Monday, June 7, 2010

A Hornet's Nest and a Giantess

First things first: I never posted my May summary. This is extra-sad because it is such a short list; I spent most of May reading old journals and letters I found in the attic instead of "real" (i.e. published) books. Of course, I learned that my great-great-grandfather left his family after spending time in the penitentiary; that my grandmother's father died (according to his mother-in-law) because he ate so much he didn't leave any room for his heart; and that three Emerson women--Hannah, Elizabeth, and Martha--were quite infamous in the 1690s--for murder, whoredom, and witchcraft, respectively. But enough of that; here's my May list, which brought by 2010 total to 34:
  1. Rubber Houses by Ellen Yeomans
  2. Angelology by Danielle Trussoni
  3. If I Stay by Gayle Forman
This month, I have been so busy reading that I haven't had time to blog!

Last week I finished The Girl Who Kicked the Hornet's Nest by Stieg Larsson. As ever, Larsson writes brilliantly, and Salander is fascinating. I did struggle with how easily Blomkvist falls into bed with...well, anyone who comes his way, and everyone seems to just accept this about him (including the other women who have shared his bed!). In all, though, it was a quite satisfying read, and a wonderful conclusion to the trilogy. I'm only sad that Larsson did not survive to write much more.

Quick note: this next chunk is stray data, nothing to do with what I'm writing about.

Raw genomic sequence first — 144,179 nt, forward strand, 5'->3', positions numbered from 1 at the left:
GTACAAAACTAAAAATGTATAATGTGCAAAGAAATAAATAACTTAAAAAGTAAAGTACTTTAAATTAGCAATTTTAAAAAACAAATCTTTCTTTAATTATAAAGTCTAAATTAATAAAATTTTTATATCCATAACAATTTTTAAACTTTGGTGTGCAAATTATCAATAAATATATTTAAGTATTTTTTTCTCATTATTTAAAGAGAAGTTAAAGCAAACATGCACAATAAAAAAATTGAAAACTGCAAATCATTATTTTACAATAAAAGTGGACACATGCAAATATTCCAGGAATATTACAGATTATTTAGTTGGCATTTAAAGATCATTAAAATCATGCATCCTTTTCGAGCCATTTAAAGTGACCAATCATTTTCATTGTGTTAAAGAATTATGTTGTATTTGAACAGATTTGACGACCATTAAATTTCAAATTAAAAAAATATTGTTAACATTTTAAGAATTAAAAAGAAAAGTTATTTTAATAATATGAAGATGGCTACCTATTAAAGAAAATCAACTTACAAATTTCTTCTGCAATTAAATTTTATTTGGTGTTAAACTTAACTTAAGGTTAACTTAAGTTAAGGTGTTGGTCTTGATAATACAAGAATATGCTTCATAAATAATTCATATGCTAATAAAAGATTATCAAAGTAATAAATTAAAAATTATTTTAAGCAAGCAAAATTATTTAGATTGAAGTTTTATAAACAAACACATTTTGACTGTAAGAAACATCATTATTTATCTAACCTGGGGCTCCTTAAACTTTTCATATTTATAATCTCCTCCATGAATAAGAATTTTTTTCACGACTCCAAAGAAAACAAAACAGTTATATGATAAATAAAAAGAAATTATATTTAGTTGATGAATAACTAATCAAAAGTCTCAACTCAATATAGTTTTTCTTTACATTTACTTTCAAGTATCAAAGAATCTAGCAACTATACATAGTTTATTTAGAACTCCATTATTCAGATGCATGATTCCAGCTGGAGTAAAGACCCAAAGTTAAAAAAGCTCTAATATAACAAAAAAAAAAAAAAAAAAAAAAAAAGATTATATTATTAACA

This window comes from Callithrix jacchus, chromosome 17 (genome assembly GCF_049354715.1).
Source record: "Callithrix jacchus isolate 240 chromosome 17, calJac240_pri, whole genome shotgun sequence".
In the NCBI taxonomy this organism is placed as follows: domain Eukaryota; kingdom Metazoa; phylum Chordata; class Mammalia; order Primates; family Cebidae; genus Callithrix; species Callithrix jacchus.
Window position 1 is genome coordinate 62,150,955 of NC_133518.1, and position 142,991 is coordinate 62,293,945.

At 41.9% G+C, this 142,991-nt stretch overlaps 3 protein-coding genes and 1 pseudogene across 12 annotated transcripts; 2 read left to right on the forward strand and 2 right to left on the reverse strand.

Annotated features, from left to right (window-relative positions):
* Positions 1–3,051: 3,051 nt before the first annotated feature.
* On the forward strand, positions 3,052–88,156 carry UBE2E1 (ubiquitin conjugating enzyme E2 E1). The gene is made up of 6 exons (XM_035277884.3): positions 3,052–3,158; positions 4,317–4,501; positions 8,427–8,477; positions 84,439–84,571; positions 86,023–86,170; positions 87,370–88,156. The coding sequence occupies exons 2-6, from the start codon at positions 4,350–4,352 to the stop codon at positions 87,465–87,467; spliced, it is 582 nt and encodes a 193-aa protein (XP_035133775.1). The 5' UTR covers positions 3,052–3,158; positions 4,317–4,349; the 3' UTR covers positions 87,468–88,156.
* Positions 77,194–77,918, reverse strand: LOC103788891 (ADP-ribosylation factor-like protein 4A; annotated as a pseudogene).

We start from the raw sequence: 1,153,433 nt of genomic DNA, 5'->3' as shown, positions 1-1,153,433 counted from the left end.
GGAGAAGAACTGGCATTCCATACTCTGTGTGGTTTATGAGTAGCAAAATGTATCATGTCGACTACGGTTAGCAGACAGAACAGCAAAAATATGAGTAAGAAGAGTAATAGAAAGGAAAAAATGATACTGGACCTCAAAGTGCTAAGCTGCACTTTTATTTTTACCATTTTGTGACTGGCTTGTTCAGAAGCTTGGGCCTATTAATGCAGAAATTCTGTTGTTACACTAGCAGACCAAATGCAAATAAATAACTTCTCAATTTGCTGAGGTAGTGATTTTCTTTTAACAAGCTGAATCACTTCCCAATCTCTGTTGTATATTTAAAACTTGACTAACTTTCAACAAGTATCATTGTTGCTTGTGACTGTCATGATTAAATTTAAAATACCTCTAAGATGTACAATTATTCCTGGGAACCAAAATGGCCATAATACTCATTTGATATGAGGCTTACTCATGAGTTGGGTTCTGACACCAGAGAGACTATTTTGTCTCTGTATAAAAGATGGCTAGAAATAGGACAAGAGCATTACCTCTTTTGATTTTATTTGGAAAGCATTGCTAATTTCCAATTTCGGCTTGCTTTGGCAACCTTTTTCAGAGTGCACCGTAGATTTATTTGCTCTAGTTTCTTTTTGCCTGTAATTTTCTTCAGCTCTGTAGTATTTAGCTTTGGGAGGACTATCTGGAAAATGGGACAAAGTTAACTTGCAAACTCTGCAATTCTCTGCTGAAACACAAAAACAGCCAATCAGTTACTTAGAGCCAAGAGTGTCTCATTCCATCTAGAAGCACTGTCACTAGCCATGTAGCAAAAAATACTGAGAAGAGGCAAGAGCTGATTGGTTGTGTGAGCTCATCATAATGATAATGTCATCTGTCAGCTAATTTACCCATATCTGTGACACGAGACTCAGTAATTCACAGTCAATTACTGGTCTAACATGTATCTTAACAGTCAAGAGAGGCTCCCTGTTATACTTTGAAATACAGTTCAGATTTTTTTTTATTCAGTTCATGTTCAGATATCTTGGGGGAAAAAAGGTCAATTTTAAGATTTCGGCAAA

Late last night I finished reading The Little Giant of Aberdeen County by Tiffany Baker. It was a slow starter, but once I lost myself in Aberdeen it was sure hard to leave! Truly was such a big baby that her mother died in childbirth, but not before she murmured her last word--"truly"--which the doctor took to be the baby's name. Poor little Truly has a great big problem: her pituitary gland never tells her to stop growing, and grow she does! She faces all kinds of struggles, not just because of her size, but also because of her mother's death, her father's alcoholism (and death 12 years later), her contrast against her china doll-like sister, Serena Jane, and...well, nothing is ever easy for Truly Plaice. When her sister disappears and she moves in to care for her young nephew, Truly discovers a magical secret in an antique quilt...Oh, it was a book. Along with being a plain old good book, it's an interesting exploration of gender identity and stereotypes.

What to read next?! It's always hard to follow such a good book. I have a great big pile from which to pick, though, so it shouldn't be too hard!

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